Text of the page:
WIP Wednesday — Share What YOU Are Up To!

Hey, it’s time for WIP Wednesday, when I share a little from a work in progress, and you do the same if you want to! Don’t critique anyone’s stuff, because that’s not what this is for — it’s just for inspiration and fun. But if you want to leave someone an encouraging comment, that’s great (and good writer karma!)

First, I want to talk a little bit about goals. At the beginning of the month, I often plan to work on one project at a time, setting a word count goal for myself. Then I wind up flitting between two or three projects anyway. I’ve decided to just go ahead and embrace the fact that I’m always going to multi-task, and I’m just going to write for a set amount of time during the week.

I’ve added a word counter to the blog (down there at the lower left) to keep me motivated! Here’s where my word count was on Sept. 1, and next month I’ll post where it is on Oct. 1.


WIP Wednesday Bryn Donovan #paranormal romance #manus sancti


This month I’m sharing a scene from The Phoenix Codex, a paranormal romance. It involves a centuries-old secret society that fights modern-day supernatural evil. I’m rewriting the completed novel from 1st person to 3rd person in alternating points of view, because it’s the first of a trilogy and I realized the whole trilogy is not going to work in 1st person. The switch is making book one a lot better — it’s  been really great to get the guy’s experience and feelings in there.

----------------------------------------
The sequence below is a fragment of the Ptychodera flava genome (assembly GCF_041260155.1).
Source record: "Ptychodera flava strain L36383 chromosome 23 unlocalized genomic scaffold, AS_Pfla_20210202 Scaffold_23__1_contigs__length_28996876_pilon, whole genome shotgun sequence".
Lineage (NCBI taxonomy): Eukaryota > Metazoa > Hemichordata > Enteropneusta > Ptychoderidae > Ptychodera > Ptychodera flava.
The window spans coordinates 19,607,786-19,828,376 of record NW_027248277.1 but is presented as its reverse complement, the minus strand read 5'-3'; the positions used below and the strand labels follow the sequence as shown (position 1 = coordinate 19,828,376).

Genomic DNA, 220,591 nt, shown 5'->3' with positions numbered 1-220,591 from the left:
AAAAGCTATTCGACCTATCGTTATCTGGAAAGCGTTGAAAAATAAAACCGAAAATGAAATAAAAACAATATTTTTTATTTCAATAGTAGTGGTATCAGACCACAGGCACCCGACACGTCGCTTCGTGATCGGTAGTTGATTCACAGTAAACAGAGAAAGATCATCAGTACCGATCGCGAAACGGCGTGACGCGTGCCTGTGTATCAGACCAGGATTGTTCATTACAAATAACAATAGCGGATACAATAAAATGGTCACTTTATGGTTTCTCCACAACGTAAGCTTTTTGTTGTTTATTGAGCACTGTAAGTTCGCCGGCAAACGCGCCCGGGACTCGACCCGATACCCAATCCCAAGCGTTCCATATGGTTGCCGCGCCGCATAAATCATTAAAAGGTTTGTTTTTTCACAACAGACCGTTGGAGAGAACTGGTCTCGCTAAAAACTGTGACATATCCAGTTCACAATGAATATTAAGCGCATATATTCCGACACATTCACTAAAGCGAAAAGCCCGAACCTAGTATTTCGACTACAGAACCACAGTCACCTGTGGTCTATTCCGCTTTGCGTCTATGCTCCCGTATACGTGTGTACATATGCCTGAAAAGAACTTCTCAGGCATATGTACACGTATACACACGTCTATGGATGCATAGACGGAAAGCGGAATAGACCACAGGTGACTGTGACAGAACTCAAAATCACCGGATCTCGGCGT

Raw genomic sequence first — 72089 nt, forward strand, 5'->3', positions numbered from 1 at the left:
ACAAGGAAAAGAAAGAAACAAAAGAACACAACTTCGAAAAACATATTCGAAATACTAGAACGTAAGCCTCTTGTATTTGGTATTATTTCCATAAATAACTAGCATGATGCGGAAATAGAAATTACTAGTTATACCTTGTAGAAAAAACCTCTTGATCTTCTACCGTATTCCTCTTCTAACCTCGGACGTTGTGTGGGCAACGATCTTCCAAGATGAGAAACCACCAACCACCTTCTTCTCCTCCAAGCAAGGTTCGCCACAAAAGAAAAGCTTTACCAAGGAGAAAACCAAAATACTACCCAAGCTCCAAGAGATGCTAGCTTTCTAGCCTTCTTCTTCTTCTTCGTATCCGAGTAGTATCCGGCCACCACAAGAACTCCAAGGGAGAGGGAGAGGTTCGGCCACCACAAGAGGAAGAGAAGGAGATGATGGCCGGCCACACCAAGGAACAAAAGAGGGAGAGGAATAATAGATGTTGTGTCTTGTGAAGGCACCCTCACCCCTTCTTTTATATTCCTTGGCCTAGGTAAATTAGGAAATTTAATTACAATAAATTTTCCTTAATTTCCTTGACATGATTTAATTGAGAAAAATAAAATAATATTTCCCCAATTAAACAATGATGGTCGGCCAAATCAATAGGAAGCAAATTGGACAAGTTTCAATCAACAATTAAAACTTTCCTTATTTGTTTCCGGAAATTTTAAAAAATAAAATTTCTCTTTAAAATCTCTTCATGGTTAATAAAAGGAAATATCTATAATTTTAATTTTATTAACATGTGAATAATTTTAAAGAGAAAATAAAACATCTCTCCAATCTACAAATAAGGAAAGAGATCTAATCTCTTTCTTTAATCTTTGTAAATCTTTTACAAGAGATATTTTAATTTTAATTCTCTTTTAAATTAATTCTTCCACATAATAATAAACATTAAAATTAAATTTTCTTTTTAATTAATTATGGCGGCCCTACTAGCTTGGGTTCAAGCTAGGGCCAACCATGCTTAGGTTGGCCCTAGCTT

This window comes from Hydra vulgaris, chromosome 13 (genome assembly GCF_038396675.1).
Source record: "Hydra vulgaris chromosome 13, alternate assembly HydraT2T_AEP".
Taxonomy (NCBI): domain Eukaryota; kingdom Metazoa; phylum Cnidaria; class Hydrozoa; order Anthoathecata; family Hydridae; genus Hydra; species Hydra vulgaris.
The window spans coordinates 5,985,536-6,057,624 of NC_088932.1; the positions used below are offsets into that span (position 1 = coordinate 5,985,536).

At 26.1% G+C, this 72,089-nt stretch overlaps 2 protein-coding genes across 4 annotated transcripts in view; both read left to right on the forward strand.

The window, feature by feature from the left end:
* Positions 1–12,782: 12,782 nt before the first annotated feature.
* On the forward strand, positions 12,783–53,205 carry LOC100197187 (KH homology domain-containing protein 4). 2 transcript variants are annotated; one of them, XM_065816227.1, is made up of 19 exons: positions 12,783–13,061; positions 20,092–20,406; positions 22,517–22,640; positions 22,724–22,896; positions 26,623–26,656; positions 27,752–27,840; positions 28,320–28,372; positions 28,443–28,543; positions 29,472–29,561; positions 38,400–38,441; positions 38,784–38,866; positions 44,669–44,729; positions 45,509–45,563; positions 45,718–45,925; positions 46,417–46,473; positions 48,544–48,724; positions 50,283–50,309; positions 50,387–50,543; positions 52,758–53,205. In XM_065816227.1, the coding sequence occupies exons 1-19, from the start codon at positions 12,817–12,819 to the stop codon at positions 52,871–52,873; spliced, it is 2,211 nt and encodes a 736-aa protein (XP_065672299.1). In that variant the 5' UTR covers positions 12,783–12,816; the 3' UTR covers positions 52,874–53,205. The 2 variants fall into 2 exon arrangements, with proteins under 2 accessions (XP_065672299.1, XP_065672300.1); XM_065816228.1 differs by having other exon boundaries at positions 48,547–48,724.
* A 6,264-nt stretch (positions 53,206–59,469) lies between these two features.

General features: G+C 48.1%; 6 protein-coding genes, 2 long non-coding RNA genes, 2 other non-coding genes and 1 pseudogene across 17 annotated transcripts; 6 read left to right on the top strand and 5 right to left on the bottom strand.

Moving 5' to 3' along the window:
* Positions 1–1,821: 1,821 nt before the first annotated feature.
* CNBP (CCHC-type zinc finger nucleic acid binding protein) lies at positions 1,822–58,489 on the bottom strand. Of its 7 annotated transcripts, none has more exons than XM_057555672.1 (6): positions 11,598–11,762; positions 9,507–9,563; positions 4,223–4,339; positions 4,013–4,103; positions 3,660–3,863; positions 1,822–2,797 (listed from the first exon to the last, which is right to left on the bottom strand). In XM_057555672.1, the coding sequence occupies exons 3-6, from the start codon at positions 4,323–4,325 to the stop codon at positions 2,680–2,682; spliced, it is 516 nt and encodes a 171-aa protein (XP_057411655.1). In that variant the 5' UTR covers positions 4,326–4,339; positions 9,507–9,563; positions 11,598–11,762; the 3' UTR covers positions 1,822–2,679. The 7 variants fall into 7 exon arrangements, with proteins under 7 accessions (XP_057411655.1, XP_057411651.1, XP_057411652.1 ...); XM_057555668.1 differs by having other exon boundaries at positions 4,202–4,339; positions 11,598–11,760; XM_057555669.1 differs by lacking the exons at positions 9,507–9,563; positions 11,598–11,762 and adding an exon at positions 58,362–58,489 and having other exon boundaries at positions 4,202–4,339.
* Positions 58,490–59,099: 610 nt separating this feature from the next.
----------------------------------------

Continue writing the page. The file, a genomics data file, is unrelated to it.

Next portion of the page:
In this scene near the beginning, Jonathan West has gone into the psyche of Cassie Rios, whom he wrongly believes to be a murdering witch.



Jonathan stood facing Cassandra Rios. The scents of creosote and ozone, smoky and fresh, surprised him. It wasn’t a bad smell at all: the desert after rain.

Around them, many-armed ocotillo cacti, fuzzy teddy bear cholla, and rough shrubs dotted a rolling plain. No roads, telephone poles, or other signs of human habitation marred the landscape. No sound intruded upon the silence. Cobalt blue and bright pink streaked the sky, and near the horizon, the clouds glowed like orange flames. Near his feet on a prickly pear cactus, pink-red fruits ripened. They reminded him of hearts.

Doubt coiled in his gut. This wasn’t the soulscape of a killer. At least, it wasn’t like any he had ever seen. He’d expected ugliness inside her, even if it didn’t show on her outside.

In her photograph in her file, she’d struck Jonathan as more attractive than the usual target. She had big brown eyes, a prominent nose, and long dark hair, and in the picture, she was laughing and full of life.  A pretty woman is just as likely to be evil as anyone else. He’d reminded his younger brother that, on the drive from the middle of New Mexico to Phoenix.